MIAMI GARDENS, Fla. — Come Friday, the Miami Dolphins‘ fan base at large will get the chance to see what a select few have been able to witness over the last few weeks: Vic Fangio’s defense.
Fangio brought his zone-heavy system with him to Miami this winter when he took over as the team’s third defensive coordinator in the last five seasons. His influential scheme will make its aqua and orange debut in Friday’s Dolphins preseason opener against the Atlanta Falcons.
And unless Fangio undergoes a complete personality change between now and the next time we talk to him, don’t expect him to be close to satisfied.
Vic Fangio To Make Debut for Miami Dolphins
“We have some good talent in some positions,” Fangio said this week. “We need to find guys to be able to execute and play good in all 11 positions. And we’re working to get that done. So we’re not a finished product by any means, but I do like where we’re headed.”
Vic Fangio on the current state of the Miami Dolphins defense pic.twitter.com/jWgZ6tNzEd
— Adam Beasley (@AdamHBeasley) August 4, 2023
That talent includes a front seven chock full of playmakers — most notably, Christian Wilkins, Bradley Chubb, Jaelan Phillips, and Emmanuel Ogbah — and a secondary that, even without Jalen Ramsey (knee) for the foreseeable future, still has more than enough quality to be a problem.
“Well, it doesn’t make you go back to the drawing board and tweak the system at all,” Fangio said. “I mean, you might have to use parts of it a little bit more than you had planned to, or you just have to always compensate. If you have a versatile system, you don’t have to go back to the drawing board. We’ve got to find players to step up and play good in his absence and go from there.”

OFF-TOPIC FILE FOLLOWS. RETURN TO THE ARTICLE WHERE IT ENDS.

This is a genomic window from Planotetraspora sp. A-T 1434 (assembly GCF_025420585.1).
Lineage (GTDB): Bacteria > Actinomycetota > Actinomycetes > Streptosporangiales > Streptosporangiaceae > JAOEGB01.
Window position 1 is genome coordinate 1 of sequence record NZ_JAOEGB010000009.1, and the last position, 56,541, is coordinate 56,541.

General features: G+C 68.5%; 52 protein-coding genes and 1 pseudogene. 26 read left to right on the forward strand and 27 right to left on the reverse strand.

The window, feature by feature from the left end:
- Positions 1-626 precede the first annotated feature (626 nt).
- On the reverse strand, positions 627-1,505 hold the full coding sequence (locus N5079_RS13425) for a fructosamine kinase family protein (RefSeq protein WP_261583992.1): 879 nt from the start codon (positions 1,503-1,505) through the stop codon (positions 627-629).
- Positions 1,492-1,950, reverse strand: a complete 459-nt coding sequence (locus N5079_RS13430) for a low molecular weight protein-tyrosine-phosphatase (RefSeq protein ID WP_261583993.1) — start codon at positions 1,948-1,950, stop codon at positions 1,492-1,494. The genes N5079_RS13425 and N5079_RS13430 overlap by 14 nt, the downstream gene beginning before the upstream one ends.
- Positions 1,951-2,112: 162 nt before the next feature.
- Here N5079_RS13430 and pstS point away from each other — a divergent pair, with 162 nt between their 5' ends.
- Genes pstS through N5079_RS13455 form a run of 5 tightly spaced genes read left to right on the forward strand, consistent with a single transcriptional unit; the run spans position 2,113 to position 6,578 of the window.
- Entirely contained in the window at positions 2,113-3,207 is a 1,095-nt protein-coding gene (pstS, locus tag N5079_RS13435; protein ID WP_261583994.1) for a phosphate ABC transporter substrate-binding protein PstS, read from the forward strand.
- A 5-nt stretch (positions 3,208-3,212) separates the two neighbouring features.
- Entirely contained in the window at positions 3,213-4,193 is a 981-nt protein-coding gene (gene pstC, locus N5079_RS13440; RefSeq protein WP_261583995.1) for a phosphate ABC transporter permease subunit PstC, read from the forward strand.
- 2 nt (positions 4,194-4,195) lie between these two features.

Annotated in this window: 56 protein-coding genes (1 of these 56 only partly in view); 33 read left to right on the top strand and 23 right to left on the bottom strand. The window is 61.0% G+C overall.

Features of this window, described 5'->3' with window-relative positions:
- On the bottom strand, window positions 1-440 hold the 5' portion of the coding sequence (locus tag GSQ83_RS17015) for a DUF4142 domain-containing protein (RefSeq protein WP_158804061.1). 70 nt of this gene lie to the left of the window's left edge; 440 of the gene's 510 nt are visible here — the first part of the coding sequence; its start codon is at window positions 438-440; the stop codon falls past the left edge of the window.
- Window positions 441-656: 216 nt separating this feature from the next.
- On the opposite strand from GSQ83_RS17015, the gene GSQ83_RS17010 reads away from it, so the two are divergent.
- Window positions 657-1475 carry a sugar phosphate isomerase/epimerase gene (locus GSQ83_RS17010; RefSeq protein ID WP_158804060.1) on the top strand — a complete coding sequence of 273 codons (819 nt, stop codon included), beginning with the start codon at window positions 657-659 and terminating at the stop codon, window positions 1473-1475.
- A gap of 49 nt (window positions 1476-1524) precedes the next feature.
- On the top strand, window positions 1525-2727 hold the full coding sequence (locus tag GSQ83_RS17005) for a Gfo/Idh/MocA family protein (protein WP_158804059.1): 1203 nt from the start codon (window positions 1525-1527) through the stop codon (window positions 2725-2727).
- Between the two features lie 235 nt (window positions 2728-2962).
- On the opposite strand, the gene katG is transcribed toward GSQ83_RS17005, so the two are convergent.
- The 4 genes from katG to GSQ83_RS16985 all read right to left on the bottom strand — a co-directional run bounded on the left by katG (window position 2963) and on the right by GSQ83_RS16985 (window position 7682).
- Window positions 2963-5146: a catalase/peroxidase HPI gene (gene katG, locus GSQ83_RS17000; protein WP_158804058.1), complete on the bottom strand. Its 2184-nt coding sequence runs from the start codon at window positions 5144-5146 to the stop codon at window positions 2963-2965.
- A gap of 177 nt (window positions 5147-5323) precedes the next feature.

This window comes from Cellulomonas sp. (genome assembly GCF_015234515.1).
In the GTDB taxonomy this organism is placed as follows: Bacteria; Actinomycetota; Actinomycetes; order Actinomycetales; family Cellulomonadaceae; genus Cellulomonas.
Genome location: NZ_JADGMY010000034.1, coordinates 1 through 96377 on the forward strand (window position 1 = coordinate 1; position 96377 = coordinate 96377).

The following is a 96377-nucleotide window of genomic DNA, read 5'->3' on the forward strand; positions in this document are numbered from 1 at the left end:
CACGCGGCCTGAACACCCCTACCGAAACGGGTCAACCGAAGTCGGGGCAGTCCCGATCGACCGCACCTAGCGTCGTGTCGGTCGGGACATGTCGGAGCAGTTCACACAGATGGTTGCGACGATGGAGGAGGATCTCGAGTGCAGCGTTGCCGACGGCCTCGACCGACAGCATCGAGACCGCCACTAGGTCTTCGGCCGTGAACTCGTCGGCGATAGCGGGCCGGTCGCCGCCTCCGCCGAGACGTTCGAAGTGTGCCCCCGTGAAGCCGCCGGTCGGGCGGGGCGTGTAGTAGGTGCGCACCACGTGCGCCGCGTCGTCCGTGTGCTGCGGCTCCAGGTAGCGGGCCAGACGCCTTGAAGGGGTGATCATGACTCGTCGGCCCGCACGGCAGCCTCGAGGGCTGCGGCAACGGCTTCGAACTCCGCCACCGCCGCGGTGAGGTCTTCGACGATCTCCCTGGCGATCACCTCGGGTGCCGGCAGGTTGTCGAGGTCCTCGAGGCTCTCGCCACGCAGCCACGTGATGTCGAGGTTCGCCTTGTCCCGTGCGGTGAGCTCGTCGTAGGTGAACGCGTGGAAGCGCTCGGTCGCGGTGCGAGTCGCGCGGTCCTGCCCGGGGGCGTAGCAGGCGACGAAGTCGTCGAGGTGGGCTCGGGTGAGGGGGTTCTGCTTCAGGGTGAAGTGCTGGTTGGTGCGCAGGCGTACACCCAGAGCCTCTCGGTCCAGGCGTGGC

Even with the Dolphins’ talent reservoir, Fangio still needs to identify a couple of key spots on the team’s roster over the next three weekends.
He wants a cornerback to emerge from a group of options that include Noah Igbinoghene and rookie Cam Smith. He needs to identify a safety to start alongside Jevon Holland (Elijah Campbell, DeShon Elliott, and Brandon Jones are all in the mix).
Plus Fangio doesn’t know who will be the defensive tackles behind Wilkins, Raekwon Davis, and Zach Sieler.
But those are largely first-world problems. Fangio had options when he jumped back into the job market back in January, and the Dolphins’ top-end talent was surely a big reason he decided on Miami.
And he surely has the credibility to lead such a strong-willed room.
“I like the aspect of the way he challenges you,” said Chubb, who played for Fangio when both were in Denver. “He doesn’t like go forth and say, ‘Oh man, you got to do this.’ He kind of just says it in a subtle way with that old kind of like tone that condescending tone. You’re like, ‘Hold on was he talking to me? How did he mean that?’
“You don’t really ‘Aw, man he’s talking crap about me, I got to go do this.’ You accept that challenge because I’m about to go out there and show him that I can do this and I will do this,” he added.
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